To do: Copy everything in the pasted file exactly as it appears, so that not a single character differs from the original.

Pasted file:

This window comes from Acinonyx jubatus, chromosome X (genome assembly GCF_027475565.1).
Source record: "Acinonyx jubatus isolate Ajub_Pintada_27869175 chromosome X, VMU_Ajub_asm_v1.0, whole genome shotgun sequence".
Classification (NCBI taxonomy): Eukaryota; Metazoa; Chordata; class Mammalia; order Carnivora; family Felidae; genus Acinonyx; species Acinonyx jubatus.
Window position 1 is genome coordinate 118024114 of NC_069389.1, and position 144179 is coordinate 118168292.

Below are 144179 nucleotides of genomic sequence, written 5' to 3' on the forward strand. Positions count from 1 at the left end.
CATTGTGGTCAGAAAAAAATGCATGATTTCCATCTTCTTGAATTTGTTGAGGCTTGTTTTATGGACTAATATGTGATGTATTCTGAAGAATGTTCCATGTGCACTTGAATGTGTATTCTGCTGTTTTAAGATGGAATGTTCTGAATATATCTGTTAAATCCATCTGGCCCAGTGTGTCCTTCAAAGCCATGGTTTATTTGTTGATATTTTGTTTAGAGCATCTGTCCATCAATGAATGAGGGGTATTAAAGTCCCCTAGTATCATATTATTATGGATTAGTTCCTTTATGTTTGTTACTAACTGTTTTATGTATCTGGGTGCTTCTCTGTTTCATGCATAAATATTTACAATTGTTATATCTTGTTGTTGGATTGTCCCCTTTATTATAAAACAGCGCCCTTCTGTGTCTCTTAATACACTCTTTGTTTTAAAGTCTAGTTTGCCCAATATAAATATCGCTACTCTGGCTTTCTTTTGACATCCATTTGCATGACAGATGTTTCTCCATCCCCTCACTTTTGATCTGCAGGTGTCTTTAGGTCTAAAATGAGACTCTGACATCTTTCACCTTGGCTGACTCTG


This window comes from Acinonyx jubatus, chromosome X (genome assembly GCF_027475565.1).
Source record: "Acinonyx jubatus isolate Ajub_Pintada_27869175 chromosome X, VMU_Ajub_asm_v1.0, whole genome shotgun sequence".
Classification (NCBI taxonomy): Eukaryota; Metazoa; Chordata; class Mammalia; order Carnivora; family Felidae; genus Acinonyx; species Acinonyx jubatus.
Window position 1 is genome coordinate 118024114 of NC_069389.1, and position 144179 is coordinate 118168292.

Below are 144179 nucleotides of genomic sequence, written 5' to 3' on the forward strand. Positions count from 1 at the left end.
CATTGTGGTCAGAAAAAAATGCATGATTTCCATCTTCTTGAATTTGTTGAGGCTTGTTTTATGGACTAATATGTGATGTATTCTGAAGAATGTTCCATGTGCACTTGAATGTGTATTCTGCTGTTTTAAGATGGAATGTTCTGAATATATCTGTTAAATCCATCTGGCCCAGTGTGTCCTTCAAAGCCATGGTTTATTTGTTGATATTTTGTTTAGAGCATCTGTCCATCAATGAATGAGGGGTATTAAAGTCCCCTAGTATCATATTATTATGGATTAGTTCCTTTATGTTTGTTACTAACTGTTTTATGTATCTGGGTGCTTCTCTGTTTCATGCATAAATATTTACAATTGTTATATCTTGTTGTTGGATTGTCCCCTTTATTATAAAACAGCGCCCTTCTGTGTCTCTTAATACACTCTTTGTTTTAAAGTCTAGTTTGCCCAATATAAATATCGCTACTCTGGCTTTCTTTTGACATCCATTTGCATGACAGATGTTTCTCCATCCCCTCACTTTTGATCTGCAGGTGTCTTTAGGTCTAAAATGAGACTCTGACATCTTTCACCTTGGCTGACTCTG